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Re: Production boats- justified bias?

Quote:
Originally Posted by SimonV View Post
I have said it before and will say it again, "No production boat manufacturer builds their boats to fail". If you race your boat and want to be competitive, then it needs to be modified to allow for the extreme conditions you would expect to encounter in the ocean. The cruiser not having to follow the fleet has the luxury to sit tight and enjoy another few days of partying and exploring their anchorage, waiting while the nasty weather passes. With today's weather routing and long range forecasts there is no reason to punch into rough weather, albeit we do tend to use the motor more than I would like, but the wife is happy and I do get good meals at set times with a drink at sun down. Occasionally you will get hit by a squall, but these are short lived and as long as you are ready can be exhilarating. Traveling to windward is only fun when the seas are small and the wind less than 15 knots and for a short duration of time, going to windward for days on end is just a pain and a sure fire way to piss off the cook/crew/significant other, that is unless a necessity of an ocean race. Buy the boat you like and can afford take precautions and plan ahead and you can go sooner and in comfort.
Well said
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  #139  
Old 12-28-2012
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Re: Production boats- justified bias?

Quote:
Originally Posted by MarkofSeaLife View Post
Capta so you dont know at all if it was a container. You dont even know the size of the waves but you know the unseen loud bang was a container? That wont stand up in court.
We fell off a wave once in another boat and when we hit the bottom there was a tremendous crash, absolutly tremendous smashing sound that had us in the bilges looking for leaks. When we haulded the boat later we saw the indentation in the antifouling of a turtle shell. And not a big turtle at that.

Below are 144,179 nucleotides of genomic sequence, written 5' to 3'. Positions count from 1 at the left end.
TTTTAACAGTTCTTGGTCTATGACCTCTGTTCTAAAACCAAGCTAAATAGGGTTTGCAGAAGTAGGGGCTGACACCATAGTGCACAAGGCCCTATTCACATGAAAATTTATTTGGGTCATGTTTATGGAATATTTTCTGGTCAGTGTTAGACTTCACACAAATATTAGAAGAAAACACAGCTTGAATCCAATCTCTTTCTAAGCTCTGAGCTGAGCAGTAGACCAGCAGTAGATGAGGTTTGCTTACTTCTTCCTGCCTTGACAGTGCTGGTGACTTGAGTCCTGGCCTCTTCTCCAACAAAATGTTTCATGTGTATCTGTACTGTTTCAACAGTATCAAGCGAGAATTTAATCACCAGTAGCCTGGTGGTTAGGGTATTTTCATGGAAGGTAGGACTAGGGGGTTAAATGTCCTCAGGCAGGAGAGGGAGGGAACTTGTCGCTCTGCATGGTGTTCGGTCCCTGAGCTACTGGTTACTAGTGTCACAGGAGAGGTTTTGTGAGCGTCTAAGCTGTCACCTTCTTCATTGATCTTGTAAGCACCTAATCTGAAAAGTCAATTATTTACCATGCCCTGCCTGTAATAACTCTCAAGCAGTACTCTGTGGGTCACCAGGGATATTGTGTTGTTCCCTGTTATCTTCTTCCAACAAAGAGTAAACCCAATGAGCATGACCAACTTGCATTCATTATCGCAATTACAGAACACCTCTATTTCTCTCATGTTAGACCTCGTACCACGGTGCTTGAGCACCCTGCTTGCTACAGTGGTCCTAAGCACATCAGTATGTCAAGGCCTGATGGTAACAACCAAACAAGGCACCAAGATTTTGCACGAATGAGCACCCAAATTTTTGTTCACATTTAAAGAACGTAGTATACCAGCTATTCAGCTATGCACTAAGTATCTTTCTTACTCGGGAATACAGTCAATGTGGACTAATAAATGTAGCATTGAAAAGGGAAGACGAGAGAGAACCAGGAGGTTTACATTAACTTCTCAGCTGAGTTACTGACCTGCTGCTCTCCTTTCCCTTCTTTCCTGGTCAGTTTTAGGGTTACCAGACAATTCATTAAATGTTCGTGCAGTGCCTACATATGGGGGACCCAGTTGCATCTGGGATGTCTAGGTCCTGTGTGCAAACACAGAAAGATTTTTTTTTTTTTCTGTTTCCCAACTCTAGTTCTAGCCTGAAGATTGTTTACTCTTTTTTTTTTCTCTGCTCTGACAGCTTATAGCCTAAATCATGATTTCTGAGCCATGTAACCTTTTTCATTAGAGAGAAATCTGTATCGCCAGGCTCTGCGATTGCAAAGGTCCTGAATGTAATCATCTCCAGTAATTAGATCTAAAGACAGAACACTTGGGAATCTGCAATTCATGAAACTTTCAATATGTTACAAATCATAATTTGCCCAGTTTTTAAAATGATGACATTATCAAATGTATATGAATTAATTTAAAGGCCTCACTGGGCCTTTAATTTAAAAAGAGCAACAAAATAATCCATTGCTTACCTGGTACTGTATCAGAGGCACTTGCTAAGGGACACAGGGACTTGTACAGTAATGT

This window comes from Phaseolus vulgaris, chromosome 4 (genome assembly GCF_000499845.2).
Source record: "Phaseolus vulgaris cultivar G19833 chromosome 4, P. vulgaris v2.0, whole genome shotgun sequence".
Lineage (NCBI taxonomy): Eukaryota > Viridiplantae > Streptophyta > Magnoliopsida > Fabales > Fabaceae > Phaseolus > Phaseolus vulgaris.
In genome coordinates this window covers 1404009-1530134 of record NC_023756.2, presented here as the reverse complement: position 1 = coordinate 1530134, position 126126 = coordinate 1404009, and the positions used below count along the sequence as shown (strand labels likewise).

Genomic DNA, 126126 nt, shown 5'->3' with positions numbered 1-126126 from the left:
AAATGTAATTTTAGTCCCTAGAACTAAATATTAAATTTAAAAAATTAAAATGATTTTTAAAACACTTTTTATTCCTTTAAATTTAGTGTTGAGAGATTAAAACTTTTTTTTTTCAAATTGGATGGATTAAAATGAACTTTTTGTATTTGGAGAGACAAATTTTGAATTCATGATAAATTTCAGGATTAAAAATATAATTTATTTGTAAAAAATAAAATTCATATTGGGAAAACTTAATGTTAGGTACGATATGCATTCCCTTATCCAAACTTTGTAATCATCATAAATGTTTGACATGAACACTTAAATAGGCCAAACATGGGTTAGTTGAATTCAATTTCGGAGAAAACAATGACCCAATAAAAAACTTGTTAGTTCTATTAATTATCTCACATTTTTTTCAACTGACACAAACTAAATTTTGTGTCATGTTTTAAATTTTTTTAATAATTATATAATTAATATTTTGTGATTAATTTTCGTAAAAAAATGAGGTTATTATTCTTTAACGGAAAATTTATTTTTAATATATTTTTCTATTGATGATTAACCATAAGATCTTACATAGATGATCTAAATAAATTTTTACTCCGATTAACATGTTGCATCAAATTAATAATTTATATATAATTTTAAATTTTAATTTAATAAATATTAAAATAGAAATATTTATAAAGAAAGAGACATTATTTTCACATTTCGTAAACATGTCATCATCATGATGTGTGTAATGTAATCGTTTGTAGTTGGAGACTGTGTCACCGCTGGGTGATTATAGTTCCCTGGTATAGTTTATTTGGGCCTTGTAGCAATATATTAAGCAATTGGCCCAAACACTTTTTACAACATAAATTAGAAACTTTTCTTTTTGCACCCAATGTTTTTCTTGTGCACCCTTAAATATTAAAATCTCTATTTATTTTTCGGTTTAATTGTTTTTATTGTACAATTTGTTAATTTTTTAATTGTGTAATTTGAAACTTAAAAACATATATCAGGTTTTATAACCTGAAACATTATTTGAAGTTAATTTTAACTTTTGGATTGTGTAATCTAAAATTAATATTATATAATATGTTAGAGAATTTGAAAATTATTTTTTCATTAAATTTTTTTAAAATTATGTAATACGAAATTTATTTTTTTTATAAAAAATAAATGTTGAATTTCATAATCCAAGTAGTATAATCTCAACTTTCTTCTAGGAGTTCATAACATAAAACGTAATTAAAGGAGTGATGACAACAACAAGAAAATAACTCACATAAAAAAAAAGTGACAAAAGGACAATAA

Your absolutely right, I do not know for a fact that it was a container we hit.
But to go from rolling to port to having the stb rail in the water virtually instantly, and moving sideways to stb away from whatever we hit with water nearly entering the cockpit from leeward, I don't know what else it could have been. I've fallen off waves in a very strong norther in the stream and other places with a lot of noise, hit a few pretty big logs in the PNW and numerous other things at sea and have never had a boat thrown so quickly and violently on her side.
I had absolutely no idea at the time, and like you, I thought it was a large wave hitting the rubrail, but when we got in the dink and saw the lost paint square, it seemed a logical conclusion. Others sailors saw the lost paint and agreed that it was distinctly possible that we had hit a container.
I really don't need to make up stories, what exactly would I stand to gain from it? I do not seek attention or approval from anyone; OK, maybe a little from my girlfriend. We were full of fuel, water and stores, never mind the masses of spares we all carry when departing on an extended cruise to the Caribbean, on a very heavy, fairly large boat. It certainly wasn't a turtle, nor a whale; but I am open to any other realistic suggestions.
And just to clarify another point; I am in no way, nor have I ever intended to say that all production boats are poorly built or of low quality. There are numerous high quality production boats on the market, new and old that IMO would be wonderful, safe and comfortable cruisers.
Curiously, these discussions seem to be about the "seaworthiness" of various boats, with little mention of comfort, at sea or at anchor. IMO, "livability" or comfort is a very important feature in a cruising boat, as we all spend much more time at anchor than underway.